Sunday, August 8, 2004

Video device alters home nursing

System lets caretakers conduct checkups from remote sites

By Tim Bonfield
Enquirer staff writer

While sitting in the comfort of her living room, Mason resident Effie Saunders can get a checkup on her heart condition just by pushing a green button.

The button activates a videophone connection with a nurse 20 miles away. Beyond talking face to face, the nurse can take Saunders' blood pressure remotely, listen to her heart and lungs via an electronic stethoscope and collect a variety of other vital signs.

Effie Saunders uses a telehealth device to check her blood pressure, blood oxygen, and lung condition from her Mason, Ohio home.
(Enquirer photo/GARY LANDERS)
And with the data, the nurse can decide if Saunders is doing fine, needs to talk with her doctor about a medication adjustment or is suffering a problem that requires hospital care. All without setting foot in Saunders' condo.

Welcome to the latest innovation in home nursing, and one of the few local applications of the growing field of telemedicine.

"The whole thing reminds me of Dick Tracy and his two-way radio," says Effie's husband, Russell Saunders.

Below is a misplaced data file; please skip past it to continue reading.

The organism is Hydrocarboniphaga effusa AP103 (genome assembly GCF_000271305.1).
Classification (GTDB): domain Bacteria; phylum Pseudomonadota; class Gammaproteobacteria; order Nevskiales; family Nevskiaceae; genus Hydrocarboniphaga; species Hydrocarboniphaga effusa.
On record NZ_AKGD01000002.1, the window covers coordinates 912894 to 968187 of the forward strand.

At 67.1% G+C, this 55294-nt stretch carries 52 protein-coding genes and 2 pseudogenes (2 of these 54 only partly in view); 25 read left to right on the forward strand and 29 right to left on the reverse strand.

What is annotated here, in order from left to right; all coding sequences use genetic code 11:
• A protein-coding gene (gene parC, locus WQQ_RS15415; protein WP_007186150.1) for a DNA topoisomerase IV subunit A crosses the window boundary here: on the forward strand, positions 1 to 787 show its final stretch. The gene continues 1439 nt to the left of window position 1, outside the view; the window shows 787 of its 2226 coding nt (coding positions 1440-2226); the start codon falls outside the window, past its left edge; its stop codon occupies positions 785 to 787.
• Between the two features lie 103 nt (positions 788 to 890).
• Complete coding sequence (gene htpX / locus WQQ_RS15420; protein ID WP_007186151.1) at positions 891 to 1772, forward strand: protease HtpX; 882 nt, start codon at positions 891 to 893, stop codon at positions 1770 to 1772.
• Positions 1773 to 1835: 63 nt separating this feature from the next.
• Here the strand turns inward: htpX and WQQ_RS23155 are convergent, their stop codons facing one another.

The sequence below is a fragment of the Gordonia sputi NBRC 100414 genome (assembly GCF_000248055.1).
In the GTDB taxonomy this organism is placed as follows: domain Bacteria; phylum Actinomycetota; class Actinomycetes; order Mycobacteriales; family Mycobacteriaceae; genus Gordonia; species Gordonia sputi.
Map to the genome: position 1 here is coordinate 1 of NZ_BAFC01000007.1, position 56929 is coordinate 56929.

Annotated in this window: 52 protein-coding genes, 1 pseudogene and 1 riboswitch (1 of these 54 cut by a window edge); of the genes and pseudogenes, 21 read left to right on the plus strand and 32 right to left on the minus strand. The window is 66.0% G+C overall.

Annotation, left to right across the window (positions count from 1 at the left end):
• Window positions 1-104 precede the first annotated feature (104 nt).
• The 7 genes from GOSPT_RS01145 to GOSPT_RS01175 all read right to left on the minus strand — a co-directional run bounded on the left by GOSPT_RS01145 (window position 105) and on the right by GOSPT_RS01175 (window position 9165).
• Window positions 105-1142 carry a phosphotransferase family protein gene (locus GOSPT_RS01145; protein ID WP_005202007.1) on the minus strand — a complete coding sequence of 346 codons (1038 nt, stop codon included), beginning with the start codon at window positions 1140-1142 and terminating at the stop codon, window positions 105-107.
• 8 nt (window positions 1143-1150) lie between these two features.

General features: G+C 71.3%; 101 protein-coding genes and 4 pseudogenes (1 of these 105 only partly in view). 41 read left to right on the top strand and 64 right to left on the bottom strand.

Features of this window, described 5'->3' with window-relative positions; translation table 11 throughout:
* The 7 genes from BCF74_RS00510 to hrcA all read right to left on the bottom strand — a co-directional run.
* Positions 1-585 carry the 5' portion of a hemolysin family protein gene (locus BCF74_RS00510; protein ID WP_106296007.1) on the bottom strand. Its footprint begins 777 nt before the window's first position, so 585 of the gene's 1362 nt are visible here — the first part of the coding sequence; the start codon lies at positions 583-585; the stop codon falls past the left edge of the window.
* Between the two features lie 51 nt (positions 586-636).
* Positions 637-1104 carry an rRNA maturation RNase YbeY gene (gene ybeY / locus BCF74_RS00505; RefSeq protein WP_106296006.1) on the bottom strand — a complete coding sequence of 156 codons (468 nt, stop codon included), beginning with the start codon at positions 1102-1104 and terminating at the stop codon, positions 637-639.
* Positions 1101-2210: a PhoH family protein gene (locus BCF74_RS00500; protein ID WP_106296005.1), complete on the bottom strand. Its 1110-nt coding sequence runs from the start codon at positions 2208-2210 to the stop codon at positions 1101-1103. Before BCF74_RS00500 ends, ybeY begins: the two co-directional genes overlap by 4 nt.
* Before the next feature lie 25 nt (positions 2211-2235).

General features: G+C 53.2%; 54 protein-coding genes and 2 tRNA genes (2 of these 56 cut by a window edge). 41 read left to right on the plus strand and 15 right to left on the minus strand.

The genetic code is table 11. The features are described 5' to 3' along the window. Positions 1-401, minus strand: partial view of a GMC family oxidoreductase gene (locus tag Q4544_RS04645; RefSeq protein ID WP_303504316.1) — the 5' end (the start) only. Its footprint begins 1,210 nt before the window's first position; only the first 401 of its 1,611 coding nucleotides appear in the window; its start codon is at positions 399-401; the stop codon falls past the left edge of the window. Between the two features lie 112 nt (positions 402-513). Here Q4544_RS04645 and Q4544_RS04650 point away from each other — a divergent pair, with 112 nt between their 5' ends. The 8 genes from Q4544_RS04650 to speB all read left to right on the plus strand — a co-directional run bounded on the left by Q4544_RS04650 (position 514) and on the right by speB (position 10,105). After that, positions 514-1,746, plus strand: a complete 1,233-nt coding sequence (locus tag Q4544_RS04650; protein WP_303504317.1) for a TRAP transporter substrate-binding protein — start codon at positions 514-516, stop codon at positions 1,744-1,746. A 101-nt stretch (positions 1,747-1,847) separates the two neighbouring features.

Effie Saunders participates in a pilot program for patients with congestive heart failure run by the Visiting Nurse Association, one of the area's largest home nursing agencies. The program seeks to augment live home visits with remote checkups using the videophone system.

Using the equipment allows the agency to change its traditional way of scheduling nurse visits. Instead of sending a nurse to a home three times a week for nine straight weeks, the nurse gradually reduces personal visits from three a week to once a week.

During the entire time, the nurse makes at least three "telehealth" visits per week. So instead of getting 27 live visits, the patient gets 15 live visits plus 27 telehealth visits.

"With telehealth, we can increase visits to almost daily when needed, and make live visits when they need to be done," said Angi Johnson, executive vice president of clinical services.

Patients say they like the new arrangement because they can get a professional checkup at any time of day. Home nursing agencies, constantly wrestling with rising demand for care and a limited supply of nursing staff, say the devices allow them to use nurses more efficiently, which saves money while stretching services to more people.

By eliminating travel time, one nurse at the office-based telehealth console can make 12 to 15 visits a day compared with about six visits a day for a field nurse, Johnson said.

"When they told me about it, I had never heard of such a thing. We were lucky to have a radio when I was a baby," Effie Saunders said. "But I was glad to do it. It makes you feel good knowing you can run right there and push that button and they come right on."

The information available from the telehealth system also helps avoid hospital trips, mostly by catching changing symptoms before they become more serious problems.